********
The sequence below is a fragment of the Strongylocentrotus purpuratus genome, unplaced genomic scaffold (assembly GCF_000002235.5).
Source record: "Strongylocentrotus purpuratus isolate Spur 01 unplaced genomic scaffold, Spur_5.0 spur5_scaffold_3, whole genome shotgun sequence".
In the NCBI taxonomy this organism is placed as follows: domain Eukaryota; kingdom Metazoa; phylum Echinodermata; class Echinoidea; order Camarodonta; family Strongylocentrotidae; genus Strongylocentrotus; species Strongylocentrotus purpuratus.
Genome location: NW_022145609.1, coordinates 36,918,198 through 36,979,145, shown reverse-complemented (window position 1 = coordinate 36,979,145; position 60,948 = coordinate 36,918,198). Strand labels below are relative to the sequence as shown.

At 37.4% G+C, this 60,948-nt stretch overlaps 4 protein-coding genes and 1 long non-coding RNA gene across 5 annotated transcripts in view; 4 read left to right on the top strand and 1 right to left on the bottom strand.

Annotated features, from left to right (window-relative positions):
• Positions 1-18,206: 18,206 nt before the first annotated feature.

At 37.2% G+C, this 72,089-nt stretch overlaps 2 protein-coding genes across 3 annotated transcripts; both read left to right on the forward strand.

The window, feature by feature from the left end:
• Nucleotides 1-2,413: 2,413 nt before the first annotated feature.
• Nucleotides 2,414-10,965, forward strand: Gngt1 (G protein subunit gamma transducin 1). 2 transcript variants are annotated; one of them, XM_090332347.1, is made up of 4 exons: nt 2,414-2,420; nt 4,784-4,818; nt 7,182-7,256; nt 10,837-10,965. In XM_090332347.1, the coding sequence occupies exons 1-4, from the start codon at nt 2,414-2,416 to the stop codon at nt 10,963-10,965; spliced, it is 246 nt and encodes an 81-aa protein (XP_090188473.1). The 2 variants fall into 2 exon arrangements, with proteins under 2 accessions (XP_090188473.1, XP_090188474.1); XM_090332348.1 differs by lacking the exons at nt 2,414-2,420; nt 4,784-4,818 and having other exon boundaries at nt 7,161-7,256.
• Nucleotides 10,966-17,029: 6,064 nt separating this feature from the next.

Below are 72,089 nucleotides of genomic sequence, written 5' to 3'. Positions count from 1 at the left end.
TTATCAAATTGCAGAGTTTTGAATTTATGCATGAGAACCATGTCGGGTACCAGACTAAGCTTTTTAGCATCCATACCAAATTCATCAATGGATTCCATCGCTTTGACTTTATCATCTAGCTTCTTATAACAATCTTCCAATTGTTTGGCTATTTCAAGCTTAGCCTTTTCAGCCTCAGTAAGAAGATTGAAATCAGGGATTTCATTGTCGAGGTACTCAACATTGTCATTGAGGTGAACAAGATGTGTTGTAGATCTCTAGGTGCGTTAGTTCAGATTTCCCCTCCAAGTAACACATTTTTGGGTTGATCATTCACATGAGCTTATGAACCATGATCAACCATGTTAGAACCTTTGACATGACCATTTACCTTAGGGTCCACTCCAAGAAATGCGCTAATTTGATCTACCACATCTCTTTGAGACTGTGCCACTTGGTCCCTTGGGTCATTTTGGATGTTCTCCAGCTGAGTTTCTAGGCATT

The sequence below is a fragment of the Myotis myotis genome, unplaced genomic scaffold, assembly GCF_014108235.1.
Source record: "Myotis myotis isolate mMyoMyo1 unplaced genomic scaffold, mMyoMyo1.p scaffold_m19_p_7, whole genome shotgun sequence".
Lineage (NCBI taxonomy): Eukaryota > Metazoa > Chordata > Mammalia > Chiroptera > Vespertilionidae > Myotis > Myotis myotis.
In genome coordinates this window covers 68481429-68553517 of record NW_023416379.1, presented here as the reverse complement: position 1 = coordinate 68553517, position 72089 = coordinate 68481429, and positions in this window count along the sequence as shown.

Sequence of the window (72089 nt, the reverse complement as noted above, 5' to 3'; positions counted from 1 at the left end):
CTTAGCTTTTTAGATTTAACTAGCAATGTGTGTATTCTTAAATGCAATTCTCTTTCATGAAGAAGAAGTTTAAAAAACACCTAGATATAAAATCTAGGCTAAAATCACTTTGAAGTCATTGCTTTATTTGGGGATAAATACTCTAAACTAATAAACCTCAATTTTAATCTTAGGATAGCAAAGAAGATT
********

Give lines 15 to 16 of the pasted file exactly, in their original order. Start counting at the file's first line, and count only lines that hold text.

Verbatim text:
The sequence below is a fragment of the Myotis myotis genome, unplaced genomic scaffold, assembly GCF_014108235.1.
Source record: "Myotis myotis isolate mMyoMyo1 unplaced genomic scaffold, mMyoMyo1.p scaffold_m19_p_7, whole genome shotgun sequence".